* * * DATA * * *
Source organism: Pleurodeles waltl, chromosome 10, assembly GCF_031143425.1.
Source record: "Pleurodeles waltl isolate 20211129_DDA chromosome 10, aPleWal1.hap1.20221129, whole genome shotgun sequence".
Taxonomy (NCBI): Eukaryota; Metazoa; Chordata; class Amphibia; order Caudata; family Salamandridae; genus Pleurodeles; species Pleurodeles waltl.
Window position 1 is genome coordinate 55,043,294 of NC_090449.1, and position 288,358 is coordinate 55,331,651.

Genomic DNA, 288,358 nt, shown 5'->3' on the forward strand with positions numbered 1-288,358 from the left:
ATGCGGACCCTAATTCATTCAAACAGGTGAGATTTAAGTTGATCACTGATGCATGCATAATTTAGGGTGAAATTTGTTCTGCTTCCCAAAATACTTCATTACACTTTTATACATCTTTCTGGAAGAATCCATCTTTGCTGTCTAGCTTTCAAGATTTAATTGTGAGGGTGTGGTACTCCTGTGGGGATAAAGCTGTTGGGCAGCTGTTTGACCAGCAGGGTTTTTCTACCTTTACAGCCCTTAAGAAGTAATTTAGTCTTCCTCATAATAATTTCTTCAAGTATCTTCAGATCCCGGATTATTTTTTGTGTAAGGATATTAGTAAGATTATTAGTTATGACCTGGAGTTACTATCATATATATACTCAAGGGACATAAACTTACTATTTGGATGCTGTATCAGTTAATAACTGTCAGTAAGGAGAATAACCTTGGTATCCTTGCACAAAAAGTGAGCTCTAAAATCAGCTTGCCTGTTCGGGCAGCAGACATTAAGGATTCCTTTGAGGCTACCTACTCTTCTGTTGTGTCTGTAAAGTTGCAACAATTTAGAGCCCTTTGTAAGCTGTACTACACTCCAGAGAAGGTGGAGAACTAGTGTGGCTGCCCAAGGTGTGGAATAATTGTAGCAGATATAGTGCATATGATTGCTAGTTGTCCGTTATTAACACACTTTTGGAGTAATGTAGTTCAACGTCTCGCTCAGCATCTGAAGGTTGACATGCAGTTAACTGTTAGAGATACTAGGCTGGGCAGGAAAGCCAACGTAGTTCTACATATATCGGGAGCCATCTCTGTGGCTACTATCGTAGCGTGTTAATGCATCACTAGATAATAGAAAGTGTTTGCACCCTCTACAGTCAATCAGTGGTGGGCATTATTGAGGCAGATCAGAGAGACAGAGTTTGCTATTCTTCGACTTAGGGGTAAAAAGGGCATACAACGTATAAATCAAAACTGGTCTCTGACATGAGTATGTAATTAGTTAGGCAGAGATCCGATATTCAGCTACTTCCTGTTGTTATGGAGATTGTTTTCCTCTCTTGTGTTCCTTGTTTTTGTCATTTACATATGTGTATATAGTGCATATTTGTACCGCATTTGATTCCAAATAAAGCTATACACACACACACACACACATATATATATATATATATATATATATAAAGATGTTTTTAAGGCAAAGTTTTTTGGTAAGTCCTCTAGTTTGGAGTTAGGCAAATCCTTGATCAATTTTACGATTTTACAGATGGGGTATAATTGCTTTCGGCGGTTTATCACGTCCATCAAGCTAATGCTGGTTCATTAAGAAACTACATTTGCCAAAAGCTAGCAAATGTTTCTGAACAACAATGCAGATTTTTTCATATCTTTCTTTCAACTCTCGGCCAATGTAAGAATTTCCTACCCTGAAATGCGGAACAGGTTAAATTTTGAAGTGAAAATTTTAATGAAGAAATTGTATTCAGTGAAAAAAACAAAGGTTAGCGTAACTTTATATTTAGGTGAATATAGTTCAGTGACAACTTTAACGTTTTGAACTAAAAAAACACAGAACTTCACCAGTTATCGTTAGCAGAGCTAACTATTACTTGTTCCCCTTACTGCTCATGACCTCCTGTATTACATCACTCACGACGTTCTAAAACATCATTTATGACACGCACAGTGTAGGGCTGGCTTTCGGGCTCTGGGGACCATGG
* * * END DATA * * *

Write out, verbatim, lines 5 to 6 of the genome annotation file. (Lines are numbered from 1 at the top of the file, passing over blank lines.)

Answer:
Genomic DNA, 288,358 nt, shown 5'->3' on the forward strand with positions numbered 1-288,358 from the left:
ATGCGGACCCTAATTCATTCAAACAGGTGAGATTTAAGTTGATCACTGATGCATGCATAATTTAGGGTGAAATTTGTTCTGCTTCCCAAAATACTTCATTACACTTTTATACATCTTTCTGGAAGAATCCATCTTTGCTGTCTAGCTTTCAAGATTTAATTGTGAGGGTGTGGTACTCCTGTGGGGATAAAGCTGTTGGGCAGCTGTTTGACCAGCAGGGTTTTTCTACCTTTACAGCCCTTAAGAAGTAATTTAGTCTTCCTCATAATAATTTCTTCAAGTATCTTCAGATCCCGGATTATTTTTTGTGTAAGGATATTAGTAAGATTATTAGTTATGACCTGGAGTTACTATCATATATATACTCAAGGGACATAAACTTACTATTTGGATGCTGTATCAGTTAATAACTGTCAGTAAGGAGAATAACCTTGGTATCCTTGCACAAAAAGTGAGCTCTAAAATCAGCTTGCCTGTTCGGGCAGCAGACATTAAGGATTCCTTTGAGGCTACCTACTCTTCTGTTGTGTCTGTAAAGTTGCAACAATTTAGAGCCCTTTGTAAGCTGTACTACACTCCAGAGAAGGTGGAGAACTAGTGTGGCTGCCCAAGGTGTGGAATAATTGTAGCAGATATAGTGCATATGATTGCTAGTTGTCCGTTATTAACACACTTTTGGAGTAATGTAGTTCAACGTCTCGCTCAGCATCTGAAGGTTGACATGCAGTTAACTGTTAGAGATACTAGGCTGGGCAGGAAAGCCAACGTAGTTCTACATATATCGGGAGCCATCTCTGTGGCTACTATCGTAGCGTGTTAATGCATCACTAGATAATAGAAAGTGTTTGCACCCTCTACAGTCAATCAGTGGTGGGCATTATTGAGGCAGATCAGAGAGACAGAGTTTGCTATTCTTCGACTTAGGGGTAAAAAGGGCATACAACGTATAAATCAAAACTGGTCTCTGACATGAGTATGTAATTAGTTAGGCAGAGATCCGATATTCAGCTACTTCCTGTTGTTATGGAGATTGTTTTCCTCTCTTGTGTTCCTTGTTTTTGTCATTTACATATGTGTATATAGTGCATATTTGTACCGCATTTGATTCCAAATAAAGCTATACACACACACACACACACATATATATATATATATATATATATATAAAGATGTTTTTAAGGCAAAGTTTTTTGGTAAGTCCTCTAGTTTGGAGTTAGGCAAATCCTTGATCAATTTTACGATTTTACAGATGGGGTATAATTGCTTTCGGCGGTTTATCACGTCCATCAAGCTAATGCTGGTTCATTAAGAAACTACATTTGCCAAAAGCTAGCAAATGTTTCTGAACAACAATGCAGATTTTTTCATATCTTTCTTTCAACTCTCGGCCAATGTAAGAATTTCCTACCCTGAAATGCGGAACAGGTTAAATTTTGAAGTGAAAATTTTAATGAAGAAATTGTATTCAGTGAAAAAAACAAAGGTTAGCGTAACTTTATATTTAGGTGAATATAGTTCAGTGACAACTTTAACGTTTTGAACTAAAAAAACACAGAACTTCACCAGTTATCGTTAGCAGAGCTAACTATTACTTGTTCCCCTTACTGCTCATGACCTCCTGTATTACATCACTCACGACGTTCTAAAACATCATTTATGACACGCACAGTGTAGGGCTGGCTTTCGGGCTCTGGGGACCATGG